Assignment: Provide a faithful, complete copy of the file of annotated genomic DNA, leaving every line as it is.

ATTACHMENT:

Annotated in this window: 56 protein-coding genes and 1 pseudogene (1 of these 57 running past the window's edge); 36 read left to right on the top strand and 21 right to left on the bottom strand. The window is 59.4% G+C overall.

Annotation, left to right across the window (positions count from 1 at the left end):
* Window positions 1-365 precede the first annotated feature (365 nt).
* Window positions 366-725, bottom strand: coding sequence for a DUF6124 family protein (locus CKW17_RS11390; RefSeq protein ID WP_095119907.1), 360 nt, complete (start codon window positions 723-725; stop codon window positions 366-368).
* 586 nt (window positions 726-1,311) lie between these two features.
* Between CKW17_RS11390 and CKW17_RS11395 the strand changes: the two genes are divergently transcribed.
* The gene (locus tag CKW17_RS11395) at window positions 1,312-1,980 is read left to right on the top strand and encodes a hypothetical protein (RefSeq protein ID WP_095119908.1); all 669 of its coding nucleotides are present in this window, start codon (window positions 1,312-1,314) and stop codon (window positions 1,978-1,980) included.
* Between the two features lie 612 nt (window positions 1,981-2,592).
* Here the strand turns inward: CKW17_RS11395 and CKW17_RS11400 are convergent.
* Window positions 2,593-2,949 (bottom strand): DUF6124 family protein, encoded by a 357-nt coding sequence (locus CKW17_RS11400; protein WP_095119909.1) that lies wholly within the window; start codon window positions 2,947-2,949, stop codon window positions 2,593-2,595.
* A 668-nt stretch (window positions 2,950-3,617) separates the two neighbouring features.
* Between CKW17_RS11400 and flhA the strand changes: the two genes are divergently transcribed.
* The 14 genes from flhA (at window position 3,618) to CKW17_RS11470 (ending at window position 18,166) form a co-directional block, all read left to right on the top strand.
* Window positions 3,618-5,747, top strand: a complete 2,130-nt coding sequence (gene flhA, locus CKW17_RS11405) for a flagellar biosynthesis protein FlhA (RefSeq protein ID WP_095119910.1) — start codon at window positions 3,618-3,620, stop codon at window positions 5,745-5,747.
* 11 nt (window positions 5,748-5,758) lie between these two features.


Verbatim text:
Annotated in this window: 56 protein-coding genes and 1 pseudogene (1 of these 57 running past the window's edge); 36 read left to right on the top strand and 21 right to left on the bottom strand. The window is 59.4% G+C overall.

Annotation, left to right across the window (positions count from 1 at the left end):
* Window positions 1-365 precede the first annotated feature (365 nt).
* Window positions 366-725, bottom strand: coding sequence for a DUF6124 family protein (locus CKW17_RS11390; RefSeq protein ID WP_095119907.1), 360 nt, complete (start codon window positions 723-725; stop codon window positions 366-368).
* 586 nt (window positions 726-1,311) lie between these two features.
* Between CKW17_RS11390 and CKW17_RS11395 the strand changes: the two genes are divergently transcribed.
* The gene (locus tag CKW17_RS11395) at window positions 1,312-1,980 is read left to right on the top strand and encodes a hypothetical protein (RefSeq protein ID WP_095119908.1); all 669 of its coding nucleotides are present in this window, start codon (window positions 1,312-1,314) and stop codon (window positions 1,978-1,980) included.
* Between the two features lie 612 nt (window positions 1,981-2,592).
* Here the strand turns inward: CKW17_RS11395 and CKW17_RS11400 are convergent.
* Window positions 2,593-2,949 (bottom strand): DUF6124 family protein, encoded by a 357-nt coding sequence (locus CKW17_RS11400; protein WP_095119909.1) that lies wholly within the window; start codon window positions 2,947-2,949, stop codon window positions 2,593-2,595.
* A 668-nt stretch (window positions 2,950-3,617) separates the two neighbouring features.
* Between CKW17_RS11400 and flhA the strand changes: the two genes are divergently transcribed.
* The 14 genes from flhA (at window position 3,618) to CKW17_RS11470 (ending at window position 18,166) form a co-directional block, all read left to right on the top strand.
* Window positions 3,618-5,747, top strand: a complete 2,130-nt coding sequence (gene flhA, locus CKW17_RS11405) for a flagellar biosynthesis protein FlhA (RefSeq protein ID WP_095119910.1) — start codon at window positions 3,618-3,620, stop codon at window positions 5,745-5,747.
* 11 nt (window positions 5,748-5,758) lie between these two features.